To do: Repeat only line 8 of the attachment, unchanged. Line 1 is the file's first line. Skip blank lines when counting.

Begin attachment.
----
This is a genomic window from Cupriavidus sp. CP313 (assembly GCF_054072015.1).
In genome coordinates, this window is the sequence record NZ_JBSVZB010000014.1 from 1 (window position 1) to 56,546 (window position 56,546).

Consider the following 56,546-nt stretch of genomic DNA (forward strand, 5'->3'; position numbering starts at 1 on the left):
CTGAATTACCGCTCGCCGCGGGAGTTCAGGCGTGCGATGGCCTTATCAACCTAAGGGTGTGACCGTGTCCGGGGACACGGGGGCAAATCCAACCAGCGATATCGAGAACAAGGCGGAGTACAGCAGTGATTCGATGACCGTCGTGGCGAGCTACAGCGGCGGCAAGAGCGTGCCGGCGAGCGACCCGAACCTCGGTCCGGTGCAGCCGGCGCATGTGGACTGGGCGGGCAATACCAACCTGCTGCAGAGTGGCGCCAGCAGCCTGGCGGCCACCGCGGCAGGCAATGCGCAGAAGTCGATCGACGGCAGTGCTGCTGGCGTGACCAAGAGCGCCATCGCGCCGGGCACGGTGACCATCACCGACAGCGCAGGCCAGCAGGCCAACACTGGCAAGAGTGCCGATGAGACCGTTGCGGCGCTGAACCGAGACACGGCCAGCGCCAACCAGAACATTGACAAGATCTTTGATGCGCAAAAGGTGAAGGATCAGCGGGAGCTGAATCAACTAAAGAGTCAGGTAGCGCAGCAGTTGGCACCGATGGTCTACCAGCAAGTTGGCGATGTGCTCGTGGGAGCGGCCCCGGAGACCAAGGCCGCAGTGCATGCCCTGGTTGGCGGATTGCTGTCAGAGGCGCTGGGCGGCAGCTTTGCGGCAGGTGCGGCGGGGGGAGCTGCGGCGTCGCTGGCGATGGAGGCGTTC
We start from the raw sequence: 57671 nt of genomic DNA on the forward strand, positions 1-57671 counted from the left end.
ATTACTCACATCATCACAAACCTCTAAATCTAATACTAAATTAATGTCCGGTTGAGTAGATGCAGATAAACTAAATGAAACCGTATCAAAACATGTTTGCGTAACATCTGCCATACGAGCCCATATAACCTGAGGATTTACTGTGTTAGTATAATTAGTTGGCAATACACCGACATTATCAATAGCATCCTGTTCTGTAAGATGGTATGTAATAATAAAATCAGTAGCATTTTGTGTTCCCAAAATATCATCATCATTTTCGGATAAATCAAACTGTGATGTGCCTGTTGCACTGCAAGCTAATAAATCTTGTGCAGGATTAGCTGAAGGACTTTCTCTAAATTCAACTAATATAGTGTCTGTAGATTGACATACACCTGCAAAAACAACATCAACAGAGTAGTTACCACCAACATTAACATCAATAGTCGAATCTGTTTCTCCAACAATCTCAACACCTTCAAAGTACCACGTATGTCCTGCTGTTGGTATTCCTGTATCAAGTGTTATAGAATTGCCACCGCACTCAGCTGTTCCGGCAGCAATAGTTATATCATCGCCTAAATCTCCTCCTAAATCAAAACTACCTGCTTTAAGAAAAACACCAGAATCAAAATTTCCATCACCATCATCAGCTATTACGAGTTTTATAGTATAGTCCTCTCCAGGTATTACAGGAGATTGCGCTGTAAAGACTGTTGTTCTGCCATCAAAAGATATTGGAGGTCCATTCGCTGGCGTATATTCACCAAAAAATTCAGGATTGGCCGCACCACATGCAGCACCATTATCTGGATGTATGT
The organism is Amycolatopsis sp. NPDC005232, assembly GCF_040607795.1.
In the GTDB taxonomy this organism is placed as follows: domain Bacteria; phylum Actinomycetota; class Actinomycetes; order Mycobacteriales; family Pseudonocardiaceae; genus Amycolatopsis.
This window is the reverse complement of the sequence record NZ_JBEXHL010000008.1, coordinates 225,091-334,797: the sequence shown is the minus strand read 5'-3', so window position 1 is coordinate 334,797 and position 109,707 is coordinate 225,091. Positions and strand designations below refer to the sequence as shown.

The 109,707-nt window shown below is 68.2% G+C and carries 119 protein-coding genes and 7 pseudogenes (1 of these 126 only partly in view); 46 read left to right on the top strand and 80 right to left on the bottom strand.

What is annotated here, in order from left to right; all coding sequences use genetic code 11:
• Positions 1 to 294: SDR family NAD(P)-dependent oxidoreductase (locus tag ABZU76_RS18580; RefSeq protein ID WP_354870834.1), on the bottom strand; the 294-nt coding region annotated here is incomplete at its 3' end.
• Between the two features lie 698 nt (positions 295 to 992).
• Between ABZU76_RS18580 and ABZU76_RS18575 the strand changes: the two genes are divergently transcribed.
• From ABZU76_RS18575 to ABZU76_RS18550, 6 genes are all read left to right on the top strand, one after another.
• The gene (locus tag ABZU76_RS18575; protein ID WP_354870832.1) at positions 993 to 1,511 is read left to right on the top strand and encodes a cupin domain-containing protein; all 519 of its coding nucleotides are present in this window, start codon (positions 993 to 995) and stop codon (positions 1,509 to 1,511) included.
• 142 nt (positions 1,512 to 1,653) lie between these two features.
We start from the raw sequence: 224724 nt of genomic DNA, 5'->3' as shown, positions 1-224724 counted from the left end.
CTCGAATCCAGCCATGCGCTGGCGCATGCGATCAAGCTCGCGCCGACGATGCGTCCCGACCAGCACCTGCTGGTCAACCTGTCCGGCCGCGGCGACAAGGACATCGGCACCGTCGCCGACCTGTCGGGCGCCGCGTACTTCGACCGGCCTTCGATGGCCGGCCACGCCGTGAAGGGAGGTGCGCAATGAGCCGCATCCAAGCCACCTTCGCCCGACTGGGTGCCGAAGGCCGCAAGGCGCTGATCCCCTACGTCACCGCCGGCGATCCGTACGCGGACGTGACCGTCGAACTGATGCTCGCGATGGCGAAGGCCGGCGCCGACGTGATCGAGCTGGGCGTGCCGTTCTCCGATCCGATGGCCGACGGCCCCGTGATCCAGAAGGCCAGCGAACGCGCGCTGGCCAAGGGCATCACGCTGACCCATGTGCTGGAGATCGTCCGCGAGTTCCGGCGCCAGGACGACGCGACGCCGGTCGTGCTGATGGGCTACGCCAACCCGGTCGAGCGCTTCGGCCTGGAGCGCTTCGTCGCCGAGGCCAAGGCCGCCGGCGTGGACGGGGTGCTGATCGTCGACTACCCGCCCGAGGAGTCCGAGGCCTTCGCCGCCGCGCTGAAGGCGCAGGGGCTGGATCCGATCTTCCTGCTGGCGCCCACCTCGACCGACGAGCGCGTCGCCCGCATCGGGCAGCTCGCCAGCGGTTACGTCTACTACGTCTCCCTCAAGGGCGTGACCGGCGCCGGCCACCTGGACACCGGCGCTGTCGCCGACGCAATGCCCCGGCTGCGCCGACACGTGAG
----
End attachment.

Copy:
In the GTDB taxonomy this organism is placed as follows: domain Bacteria; phylum Actinomycetota; class Actinomycetes; order Mycobacteriales; family Pseudonocardiaceae; genus Amycolatopsis.